A Wildfire is Found Off a Public Trail in Boulder County
A wildfire was discovered off a public open space trail just south of the National Center for Atmospheric Research. The exact age of the campfire was not immediately available, sheriff’s spokesperson Carrie Haverfield said. The remains are part of a 190-acre blaze that burned within a thousand yards of homes in late December. The Boulder sheriff’s office is investigating the cause of the fire.
A drone crash ignited the Table Mesa Fire in Boulder County today, forcing mandatory evacuations in southwest Longmont. University of Colorado Boulder researchers were attempting to study the effects of severe weather when the drone crashed, igniting a lithium ion battery cell. Boulder firefighters were able to extinguish the blaze before it spread to homes and other structures. However, high winds caused the fire to spread rapidly.
As of today, the Boulder County Sheriff’s Office lifted its mandatory evacuation order due to the blaze, which has burned 52 acres of land in the area. As of 3:48 p.m., the fire has been contained to 25 acres. The fire is considered accidental and will not cause any more damage to structures or people. It has caused evacuations for residents in Nevada and Nelson, as well as other neighborhoods.
A wildfire broke out near the National Center for Atmospheric Research, or NCAR. The blaze began around 2 p.m. Saturday and grew to 120 acres by 5:30 p.m. On Monday morning, firefighters held a press conference to announce the fire was only 35 percent contained. By Wednesday morning, the fire was at a total of 190 acres. Fortunately, no homes were damaged and no injuries have been reported.
The National Weather Service has issued a critical fire weather alert for the Denver metro area and eastern Colorado. According to the agency, today’s combination of conditions could be the worst since the Marshall Fire in February 2008. People should be extra cautious in their fire activities and report smoke if they see it. The National Weather Service warns that these conditions are likely to persist into the early spring. A spring storm system is forecast to bring high winds to Boulder County.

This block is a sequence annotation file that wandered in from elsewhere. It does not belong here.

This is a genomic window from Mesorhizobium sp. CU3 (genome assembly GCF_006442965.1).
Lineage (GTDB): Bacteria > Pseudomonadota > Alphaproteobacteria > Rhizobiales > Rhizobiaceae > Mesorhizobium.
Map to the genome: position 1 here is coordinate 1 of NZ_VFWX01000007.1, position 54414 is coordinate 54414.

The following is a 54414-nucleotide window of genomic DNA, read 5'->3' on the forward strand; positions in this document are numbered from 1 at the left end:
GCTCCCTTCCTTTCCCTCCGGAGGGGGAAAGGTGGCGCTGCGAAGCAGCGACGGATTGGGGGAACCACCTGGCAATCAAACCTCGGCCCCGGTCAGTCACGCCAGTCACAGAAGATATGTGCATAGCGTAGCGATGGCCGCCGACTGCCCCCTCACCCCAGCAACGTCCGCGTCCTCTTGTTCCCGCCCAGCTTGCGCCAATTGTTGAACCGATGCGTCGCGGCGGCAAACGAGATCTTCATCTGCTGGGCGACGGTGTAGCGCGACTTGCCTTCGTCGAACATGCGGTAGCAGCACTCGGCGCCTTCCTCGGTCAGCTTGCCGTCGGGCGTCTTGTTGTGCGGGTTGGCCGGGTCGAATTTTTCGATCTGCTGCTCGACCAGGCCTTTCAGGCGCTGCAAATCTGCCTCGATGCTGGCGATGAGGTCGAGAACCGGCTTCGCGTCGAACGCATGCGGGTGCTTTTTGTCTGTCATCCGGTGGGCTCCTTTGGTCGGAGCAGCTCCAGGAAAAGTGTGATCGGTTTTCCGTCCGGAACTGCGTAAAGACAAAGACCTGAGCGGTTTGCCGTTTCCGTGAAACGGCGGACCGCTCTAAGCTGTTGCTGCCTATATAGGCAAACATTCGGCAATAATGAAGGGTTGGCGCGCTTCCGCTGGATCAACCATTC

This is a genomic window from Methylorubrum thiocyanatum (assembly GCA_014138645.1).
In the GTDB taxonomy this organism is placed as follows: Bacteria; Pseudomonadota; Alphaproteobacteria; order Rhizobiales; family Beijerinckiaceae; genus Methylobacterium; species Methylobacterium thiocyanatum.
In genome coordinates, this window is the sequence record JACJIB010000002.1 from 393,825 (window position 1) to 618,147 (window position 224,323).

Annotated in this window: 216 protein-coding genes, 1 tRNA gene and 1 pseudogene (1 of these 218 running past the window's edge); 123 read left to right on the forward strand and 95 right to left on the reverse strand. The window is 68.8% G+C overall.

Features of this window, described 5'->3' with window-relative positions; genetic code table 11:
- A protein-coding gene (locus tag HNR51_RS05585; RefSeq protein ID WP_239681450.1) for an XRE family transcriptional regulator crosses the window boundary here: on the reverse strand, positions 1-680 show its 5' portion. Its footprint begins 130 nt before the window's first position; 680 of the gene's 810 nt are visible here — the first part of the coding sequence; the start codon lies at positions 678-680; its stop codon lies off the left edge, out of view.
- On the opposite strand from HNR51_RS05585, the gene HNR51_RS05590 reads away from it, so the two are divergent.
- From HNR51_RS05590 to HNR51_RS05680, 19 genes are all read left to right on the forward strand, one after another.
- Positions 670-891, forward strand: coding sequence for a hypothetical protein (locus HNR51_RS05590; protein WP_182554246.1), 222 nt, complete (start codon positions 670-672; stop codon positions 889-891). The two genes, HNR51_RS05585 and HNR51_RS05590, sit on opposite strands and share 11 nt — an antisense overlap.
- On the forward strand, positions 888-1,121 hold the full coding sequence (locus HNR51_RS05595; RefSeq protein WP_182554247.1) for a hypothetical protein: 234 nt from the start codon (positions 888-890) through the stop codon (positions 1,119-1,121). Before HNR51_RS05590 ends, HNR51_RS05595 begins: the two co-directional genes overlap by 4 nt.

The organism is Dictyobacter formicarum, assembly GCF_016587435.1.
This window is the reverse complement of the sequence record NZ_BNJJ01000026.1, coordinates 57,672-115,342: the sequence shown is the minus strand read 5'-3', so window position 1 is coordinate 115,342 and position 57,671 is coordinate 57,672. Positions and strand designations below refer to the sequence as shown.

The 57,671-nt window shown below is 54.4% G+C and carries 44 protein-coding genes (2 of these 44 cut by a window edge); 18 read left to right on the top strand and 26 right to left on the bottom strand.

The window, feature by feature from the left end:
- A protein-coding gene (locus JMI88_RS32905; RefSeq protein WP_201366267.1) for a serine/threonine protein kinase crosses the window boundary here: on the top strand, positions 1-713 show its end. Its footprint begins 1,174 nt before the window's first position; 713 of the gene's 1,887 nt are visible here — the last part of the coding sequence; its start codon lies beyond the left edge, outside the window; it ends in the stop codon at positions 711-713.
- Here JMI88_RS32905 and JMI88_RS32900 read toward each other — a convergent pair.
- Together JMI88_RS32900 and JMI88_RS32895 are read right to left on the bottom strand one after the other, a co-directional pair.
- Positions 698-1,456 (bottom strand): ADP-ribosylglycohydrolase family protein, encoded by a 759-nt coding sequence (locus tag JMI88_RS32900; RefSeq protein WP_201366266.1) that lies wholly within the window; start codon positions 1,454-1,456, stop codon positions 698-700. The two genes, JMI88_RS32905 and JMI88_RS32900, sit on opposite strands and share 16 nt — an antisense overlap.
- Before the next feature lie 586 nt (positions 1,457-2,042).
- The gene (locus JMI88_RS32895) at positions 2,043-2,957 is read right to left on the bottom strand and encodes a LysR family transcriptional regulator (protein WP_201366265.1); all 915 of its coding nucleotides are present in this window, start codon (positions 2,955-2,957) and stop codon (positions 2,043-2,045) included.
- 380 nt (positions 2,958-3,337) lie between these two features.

The Boulder County Sheriff’s Office has completed their investigation into the cause of the Calwood Fire. This wildfire, associated with case number 20-4630, first broke out Saturday afternoon, October 17 near the Cal-Wood Education Center. Due to strong west winds and dry conditions, the fire spread quickly, forcing evacuations for homes as far as Hygiene. Today, firefighters are working to bring the fire under control.
The CalWood Fire has burned through more than 8700 parched acres in less than twenty-four hours. It has forced the evacuation of nearly 3,000 people in Boulder County. The fire started Saturday, only 50 miles from the Cameron Peak Fire, which has burned over 317 square miles since mid-August. The fire is estimated to be between five and 10 percent contained. Boulder County Sheriff’s Office Division Chief Mike Wagner has provided an update on the fires.
A recent storm brought about two inches of snow to Boulder County, but the wind blew off that snow. On the other hand, the snow still remains on north-facing slopes. Firefighters patrolled the fire today, and there were no new areas of smoke. A remote camera will be placed on the fire tomorrow to monitor the smoke along the skyline. A minimum of an inch of snow has fallen on the fire, but firefighters continue to monitor it.
At 10:58 p.m. MDT October 17, a U.S. Forest Service fixed wing aircraft had collected data on the perimeter of the Calwood Fire. The fire had burned more than six thousand acres and forced residents to evacuate in three foothill towns. One of those residents is Shannon Kiss, who lives in a Gunbarrel condo. The smoke permeated her home, forcing her to tape up doors and spread blankets on the floor. Though the cause of the fire is still unknown, the crew has determined that it was not likely caused by lightning, as high winds and low humidity have fueled the blaze over the past few weeks.
The CalWood Fire, burning through 8,700 acres in less than 24 hours, has forced the evacuation of almost 3,000 people in Boulder County. The fire began on Saturday and is located about 50 miles south of the Cameron Peak Fire. The fire, the largest in Colorado history, has consumed more than 317 square miles since mid-August. Those affected should remain indoors and avoid the blaze until conditions improve.
Approximately 62% of the fire has been contained, and firefighters are preparing for a day of staging at incident command posts. They will spend the day assessing damage in evacuated areas. As of today, the Cameron Peak Fire has burned more than 187,000 acres. It’s the worst wildfire in Colorado’s history, forcing the evacuation of nearly 3,000 people. It has been estimated that the fire started by an arsonist and is now at 62% containment.